Review posted February 10, 2015.
Houghton Mifflin Harcourt, Boston, 2014. 237 pages.
2015 Newbery Medal Winner
2015 Coretta Scott King Author Honor
2015 Capitol Choices Selection
I wrote this review before The Crossover won the Newbery Medal. I was already thinking it would be a perfect book to booktalk, since it's about basketball, is short, and has many passages that read aloud well.
Personally, I’m not a big fan of novels in verse, and I’m not a big fan of sports novels, but I couldn’t help but like what Kwame Alexander has done here.
Twins Josh and Jordan Bell are the sons of a professional basketball player and the stars of their middle school basketball team. But disharmony comes between them when a girl falls for Jordan. Suddenly he’s all about her and hardly thinking about basketball.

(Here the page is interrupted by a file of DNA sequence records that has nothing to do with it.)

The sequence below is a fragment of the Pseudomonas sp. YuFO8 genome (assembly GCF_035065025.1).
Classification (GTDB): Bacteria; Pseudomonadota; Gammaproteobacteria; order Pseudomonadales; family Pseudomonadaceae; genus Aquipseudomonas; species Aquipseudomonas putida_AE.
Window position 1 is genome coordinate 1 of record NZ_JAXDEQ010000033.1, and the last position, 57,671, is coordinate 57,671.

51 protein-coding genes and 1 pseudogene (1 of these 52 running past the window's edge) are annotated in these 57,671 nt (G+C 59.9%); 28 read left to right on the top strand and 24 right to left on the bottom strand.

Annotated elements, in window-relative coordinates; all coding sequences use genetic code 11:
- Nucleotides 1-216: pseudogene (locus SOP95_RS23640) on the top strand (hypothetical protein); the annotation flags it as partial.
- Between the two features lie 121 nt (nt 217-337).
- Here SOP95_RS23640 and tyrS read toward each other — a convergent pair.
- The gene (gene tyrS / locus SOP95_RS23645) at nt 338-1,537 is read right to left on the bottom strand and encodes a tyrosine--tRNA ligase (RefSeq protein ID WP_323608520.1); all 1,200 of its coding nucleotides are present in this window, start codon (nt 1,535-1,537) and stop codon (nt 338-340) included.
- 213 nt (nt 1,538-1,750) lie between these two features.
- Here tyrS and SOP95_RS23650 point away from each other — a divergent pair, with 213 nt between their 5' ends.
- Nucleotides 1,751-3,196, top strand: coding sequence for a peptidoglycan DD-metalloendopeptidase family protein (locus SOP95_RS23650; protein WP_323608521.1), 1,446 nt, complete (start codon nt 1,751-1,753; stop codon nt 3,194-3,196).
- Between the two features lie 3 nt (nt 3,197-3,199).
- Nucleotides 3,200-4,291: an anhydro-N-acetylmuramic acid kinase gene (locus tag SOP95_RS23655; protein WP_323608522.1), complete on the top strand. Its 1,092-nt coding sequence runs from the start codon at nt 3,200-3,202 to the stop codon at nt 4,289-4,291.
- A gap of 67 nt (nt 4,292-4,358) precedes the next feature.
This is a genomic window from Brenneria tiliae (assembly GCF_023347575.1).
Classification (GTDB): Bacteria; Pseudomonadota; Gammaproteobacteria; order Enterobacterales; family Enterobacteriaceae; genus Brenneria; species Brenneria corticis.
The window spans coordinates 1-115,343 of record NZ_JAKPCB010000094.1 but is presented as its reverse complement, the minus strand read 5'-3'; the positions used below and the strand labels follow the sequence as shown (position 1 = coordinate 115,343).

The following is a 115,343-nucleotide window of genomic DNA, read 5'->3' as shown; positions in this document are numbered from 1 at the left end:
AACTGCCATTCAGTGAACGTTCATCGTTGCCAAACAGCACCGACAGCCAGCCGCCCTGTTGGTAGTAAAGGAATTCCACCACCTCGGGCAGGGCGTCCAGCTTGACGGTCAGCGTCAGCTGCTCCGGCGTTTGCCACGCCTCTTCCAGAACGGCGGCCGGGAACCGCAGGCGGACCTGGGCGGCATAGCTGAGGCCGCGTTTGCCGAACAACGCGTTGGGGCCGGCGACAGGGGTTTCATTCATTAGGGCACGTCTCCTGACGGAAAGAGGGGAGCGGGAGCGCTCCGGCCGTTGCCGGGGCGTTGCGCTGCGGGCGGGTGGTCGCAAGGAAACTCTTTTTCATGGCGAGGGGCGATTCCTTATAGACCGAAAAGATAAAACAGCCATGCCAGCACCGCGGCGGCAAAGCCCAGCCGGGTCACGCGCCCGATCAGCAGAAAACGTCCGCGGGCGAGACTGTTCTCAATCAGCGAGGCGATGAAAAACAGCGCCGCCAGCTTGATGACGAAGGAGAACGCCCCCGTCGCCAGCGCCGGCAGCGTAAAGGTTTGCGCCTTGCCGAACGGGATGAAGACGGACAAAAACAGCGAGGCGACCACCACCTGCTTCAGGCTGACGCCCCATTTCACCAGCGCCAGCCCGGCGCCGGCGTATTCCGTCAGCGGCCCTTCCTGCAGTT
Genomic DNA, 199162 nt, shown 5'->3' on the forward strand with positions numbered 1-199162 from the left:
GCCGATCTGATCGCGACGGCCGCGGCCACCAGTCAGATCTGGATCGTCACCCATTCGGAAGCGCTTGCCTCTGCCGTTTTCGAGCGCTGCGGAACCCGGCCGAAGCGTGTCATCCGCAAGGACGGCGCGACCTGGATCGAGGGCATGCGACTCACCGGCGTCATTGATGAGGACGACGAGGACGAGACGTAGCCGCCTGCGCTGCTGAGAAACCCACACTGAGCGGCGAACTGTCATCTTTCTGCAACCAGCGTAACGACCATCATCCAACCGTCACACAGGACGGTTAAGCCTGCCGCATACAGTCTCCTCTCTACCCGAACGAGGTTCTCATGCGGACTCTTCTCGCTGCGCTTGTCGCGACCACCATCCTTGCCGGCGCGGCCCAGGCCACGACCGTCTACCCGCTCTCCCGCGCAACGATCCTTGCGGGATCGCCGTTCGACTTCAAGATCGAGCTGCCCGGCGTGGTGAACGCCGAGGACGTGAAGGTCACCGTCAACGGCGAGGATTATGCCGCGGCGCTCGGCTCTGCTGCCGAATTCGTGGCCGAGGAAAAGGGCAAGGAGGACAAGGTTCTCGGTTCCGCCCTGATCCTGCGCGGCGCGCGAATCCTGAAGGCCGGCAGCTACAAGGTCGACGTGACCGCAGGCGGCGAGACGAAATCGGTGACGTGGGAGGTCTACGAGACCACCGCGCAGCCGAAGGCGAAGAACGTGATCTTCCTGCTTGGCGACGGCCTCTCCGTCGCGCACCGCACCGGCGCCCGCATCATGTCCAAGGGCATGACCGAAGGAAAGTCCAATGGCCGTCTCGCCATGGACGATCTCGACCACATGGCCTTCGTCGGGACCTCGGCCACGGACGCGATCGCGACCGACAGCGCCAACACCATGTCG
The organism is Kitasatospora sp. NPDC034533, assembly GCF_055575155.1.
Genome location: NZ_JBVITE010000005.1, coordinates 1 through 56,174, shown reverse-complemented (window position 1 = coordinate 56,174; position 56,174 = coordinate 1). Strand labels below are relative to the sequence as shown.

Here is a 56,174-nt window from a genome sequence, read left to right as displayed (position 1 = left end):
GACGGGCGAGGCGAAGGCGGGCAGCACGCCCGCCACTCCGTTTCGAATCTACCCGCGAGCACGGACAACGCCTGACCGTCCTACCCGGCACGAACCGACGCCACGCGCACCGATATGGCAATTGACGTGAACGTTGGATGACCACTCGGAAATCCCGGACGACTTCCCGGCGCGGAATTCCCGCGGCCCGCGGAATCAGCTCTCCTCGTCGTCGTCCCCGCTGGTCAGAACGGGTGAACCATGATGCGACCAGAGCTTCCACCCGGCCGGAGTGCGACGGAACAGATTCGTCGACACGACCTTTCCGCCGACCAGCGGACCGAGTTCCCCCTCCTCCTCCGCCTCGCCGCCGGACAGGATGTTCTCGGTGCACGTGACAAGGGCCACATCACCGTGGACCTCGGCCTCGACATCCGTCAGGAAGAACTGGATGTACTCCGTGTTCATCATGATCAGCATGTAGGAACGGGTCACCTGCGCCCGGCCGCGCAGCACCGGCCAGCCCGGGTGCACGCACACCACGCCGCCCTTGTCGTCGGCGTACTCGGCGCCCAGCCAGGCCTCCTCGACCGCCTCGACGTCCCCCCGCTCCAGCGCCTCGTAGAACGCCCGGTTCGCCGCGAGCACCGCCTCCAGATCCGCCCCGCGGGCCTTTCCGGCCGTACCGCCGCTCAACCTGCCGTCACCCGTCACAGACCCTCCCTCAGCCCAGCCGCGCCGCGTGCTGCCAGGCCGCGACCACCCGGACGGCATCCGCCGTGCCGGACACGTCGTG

At the same time, their mother is worried about their father’s heart, and Josh can tell he should be worried, too.
There’s family drama and sports action in this book, but I also liked the poetry. It starts out with an onomatopoetic rap about the joy of playing basketball and continues with plenty of variety of form. It ends up being an entertaining and engaging way to tell the story from an articulate young man who also plays basketball.